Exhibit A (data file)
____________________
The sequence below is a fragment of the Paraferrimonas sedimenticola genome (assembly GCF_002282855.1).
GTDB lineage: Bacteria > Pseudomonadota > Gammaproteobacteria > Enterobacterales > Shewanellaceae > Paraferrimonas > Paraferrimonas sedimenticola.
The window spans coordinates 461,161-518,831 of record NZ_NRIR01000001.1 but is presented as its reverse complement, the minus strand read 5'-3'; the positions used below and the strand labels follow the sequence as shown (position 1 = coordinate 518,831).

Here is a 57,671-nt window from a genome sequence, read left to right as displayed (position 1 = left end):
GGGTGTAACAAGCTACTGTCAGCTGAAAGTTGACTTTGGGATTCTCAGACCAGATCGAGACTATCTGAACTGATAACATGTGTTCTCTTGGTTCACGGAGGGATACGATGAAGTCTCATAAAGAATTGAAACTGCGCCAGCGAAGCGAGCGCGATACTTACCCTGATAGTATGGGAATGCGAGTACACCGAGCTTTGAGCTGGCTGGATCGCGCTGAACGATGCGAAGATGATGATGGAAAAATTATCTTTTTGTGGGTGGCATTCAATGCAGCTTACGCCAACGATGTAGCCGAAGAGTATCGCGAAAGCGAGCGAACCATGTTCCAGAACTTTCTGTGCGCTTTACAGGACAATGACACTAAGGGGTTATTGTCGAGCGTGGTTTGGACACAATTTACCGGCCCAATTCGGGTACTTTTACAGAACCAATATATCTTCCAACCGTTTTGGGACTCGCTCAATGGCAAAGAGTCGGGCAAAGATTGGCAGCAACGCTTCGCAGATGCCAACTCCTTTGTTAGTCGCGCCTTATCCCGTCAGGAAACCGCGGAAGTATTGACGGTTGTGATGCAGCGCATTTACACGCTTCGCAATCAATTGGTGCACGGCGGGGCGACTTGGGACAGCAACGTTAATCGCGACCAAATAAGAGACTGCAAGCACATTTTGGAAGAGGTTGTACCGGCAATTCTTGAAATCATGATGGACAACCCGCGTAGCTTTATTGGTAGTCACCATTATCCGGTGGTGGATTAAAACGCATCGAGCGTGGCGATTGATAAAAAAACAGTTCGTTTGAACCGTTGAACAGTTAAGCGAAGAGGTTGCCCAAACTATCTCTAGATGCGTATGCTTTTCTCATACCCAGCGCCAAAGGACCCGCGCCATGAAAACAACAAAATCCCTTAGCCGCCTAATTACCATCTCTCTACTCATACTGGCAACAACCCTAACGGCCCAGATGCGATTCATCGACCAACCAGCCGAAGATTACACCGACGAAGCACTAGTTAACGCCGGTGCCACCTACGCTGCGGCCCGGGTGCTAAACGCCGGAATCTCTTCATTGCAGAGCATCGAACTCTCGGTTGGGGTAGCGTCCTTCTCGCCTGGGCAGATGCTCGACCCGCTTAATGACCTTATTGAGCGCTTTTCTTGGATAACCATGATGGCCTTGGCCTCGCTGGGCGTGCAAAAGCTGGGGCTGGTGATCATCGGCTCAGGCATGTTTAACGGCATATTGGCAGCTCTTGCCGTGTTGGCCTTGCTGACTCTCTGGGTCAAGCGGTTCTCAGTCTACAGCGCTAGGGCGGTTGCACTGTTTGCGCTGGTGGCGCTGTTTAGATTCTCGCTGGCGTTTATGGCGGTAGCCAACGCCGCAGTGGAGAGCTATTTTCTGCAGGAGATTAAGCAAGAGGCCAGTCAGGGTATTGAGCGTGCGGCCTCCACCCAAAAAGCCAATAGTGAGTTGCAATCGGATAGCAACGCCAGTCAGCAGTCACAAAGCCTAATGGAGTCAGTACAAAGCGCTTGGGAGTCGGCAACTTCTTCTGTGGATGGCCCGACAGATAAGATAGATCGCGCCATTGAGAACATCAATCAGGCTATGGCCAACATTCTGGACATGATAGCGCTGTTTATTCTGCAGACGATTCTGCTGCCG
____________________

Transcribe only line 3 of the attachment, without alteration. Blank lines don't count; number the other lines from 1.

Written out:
The window spans coordinates 461,161-518,831 of record NZ_NRIR01000001.1 but is presented as its reverse complement, the minus strand read 5'-3'; the positions used below and the strand labels follow the sequence as shown (position 1 = coordinate 518,831).